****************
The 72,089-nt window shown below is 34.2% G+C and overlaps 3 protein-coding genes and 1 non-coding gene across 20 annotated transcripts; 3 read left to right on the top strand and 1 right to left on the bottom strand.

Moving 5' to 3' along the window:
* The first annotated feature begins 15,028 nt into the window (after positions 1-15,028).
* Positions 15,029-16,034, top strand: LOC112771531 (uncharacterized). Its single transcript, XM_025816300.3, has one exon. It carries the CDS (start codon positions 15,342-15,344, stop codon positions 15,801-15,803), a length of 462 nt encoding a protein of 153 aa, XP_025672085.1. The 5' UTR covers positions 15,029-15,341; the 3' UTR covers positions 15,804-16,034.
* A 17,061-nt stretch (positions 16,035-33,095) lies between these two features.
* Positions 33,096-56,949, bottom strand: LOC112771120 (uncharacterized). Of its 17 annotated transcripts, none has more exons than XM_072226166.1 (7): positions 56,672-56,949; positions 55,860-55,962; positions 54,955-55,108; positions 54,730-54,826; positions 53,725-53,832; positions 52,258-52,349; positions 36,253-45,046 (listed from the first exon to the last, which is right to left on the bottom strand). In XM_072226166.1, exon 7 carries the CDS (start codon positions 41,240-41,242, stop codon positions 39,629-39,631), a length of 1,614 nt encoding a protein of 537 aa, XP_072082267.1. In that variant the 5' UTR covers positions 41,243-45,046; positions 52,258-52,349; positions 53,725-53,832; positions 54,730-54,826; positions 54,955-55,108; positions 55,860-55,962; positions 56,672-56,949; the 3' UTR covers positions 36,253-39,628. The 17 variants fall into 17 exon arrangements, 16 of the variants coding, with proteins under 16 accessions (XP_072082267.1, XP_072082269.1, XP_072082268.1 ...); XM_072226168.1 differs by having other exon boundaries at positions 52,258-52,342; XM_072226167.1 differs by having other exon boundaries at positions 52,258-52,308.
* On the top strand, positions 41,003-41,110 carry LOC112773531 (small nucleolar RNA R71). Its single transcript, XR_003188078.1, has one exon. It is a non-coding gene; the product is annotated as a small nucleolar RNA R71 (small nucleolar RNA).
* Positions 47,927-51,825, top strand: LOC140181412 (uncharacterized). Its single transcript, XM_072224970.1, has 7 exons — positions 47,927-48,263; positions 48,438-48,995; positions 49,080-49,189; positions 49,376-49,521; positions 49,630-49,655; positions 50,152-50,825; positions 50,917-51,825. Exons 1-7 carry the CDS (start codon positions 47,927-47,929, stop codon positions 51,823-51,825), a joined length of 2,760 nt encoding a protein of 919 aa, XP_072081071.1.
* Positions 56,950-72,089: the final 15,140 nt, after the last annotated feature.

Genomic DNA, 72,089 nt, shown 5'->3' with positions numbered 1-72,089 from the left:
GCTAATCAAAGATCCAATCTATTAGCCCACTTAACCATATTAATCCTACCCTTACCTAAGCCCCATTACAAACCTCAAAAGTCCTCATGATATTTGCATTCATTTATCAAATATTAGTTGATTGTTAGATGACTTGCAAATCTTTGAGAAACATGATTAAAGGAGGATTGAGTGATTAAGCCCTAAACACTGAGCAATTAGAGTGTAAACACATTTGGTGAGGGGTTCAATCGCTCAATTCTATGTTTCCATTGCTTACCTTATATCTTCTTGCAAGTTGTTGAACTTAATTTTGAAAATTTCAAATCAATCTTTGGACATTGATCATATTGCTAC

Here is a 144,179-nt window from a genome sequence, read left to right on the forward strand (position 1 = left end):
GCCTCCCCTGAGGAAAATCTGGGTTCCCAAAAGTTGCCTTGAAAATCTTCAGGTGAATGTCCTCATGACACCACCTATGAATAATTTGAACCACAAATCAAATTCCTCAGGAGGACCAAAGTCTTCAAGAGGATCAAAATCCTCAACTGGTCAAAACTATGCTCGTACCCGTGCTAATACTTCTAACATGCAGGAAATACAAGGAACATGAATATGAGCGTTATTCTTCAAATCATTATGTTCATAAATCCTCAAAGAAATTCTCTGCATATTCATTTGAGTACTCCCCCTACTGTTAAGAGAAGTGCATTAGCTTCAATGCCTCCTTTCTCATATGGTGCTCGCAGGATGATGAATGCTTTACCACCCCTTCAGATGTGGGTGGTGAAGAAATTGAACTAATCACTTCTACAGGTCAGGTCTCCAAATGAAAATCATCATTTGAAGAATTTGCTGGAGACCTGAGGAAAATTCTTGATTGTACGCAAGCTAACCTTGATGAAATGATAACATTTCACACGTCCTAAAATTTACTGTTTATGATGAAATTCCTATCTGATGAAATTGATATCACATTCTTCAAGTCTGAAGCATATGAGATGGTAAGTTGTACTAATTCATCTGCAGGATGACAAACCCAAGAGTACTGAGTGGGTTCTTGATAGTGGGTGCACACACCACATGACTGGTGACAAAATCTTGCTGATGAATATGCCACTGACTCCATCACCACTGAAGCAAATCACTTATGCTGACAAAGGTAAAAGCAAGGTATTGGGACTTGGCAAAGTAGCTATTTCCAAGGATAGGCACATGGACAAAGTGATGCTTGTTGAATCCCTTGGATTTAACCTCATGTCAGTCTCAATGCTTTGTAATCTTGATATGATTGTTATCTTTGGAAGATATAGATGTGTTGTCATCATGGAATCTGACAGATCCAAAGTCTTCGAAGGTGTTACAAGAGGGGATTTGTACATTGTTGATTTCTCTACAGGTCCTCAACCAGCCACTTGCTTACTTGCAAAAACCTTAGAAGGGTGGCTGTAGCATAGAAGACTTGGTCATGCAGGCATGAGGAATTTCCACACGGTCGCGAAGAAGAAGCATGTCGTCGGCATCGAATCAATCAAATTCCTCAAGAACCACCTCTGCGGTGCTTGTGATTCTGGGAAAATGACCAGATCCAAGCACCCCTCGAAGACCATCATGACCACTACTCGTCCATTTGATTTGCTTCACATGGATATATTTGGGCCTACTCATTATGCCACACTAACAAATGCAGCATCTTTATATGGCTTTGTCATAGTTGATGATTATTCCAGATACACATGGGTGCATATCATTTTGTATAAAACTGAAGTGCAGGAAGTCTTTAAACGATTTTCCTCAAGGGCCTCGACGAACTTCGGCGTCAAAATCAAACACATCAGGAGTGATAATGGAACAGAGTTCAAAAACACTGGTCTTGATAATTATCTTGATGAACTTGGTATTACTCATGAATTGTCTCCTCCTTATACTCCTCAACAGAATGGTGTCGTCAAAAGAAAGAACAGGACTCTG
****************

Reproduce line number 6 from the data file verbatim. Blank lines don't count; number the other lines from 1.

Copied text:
* Positions 33,096-56,949, bottom strand: LOC112771120 (uncharacterized). Of its 17 annotated transcripts, none has more exons than XM_072226166.1 (7): positions 56,672-56,949; positions 55,860-55,962; positions 54,955-55,108; positions 54,730-54,826; positions 53,725-53,832; positions 52,258-52,349; positions 36,253-45,046 (listed from the first exon to the last, which is right to left on the bottom strand). In XM_072226166.1, exon 7 carries the CDS (start codon positions 41,240-41,242, stop codon positions 39,629-39,631), a length of 1,614 nt encoding a protein of 537 aa, XP_072082267.1. In that variant the 5' UTR covers positions 41,243-45,046; positions 52,258-52,349; positions 53,725-53,832; positions 54,730-54,826; positions 54,955-55,108; positions 55,860-55,962; positions 56,672-56,949; the 3' UTR covers positions 36,253-39,628. The 17 variants fall into 17 exon arrangements, 16 of the variants coding, with proteins under 16 accessions (XP_072082267.1, XP_072082269.1, XP_072082268.1 ...); XM_072226168.1 differs by having other exon boundaries at positions 52,258-52,342; XM_072226167.1 differs by having other exon boundaries at positions 52,258-52,308.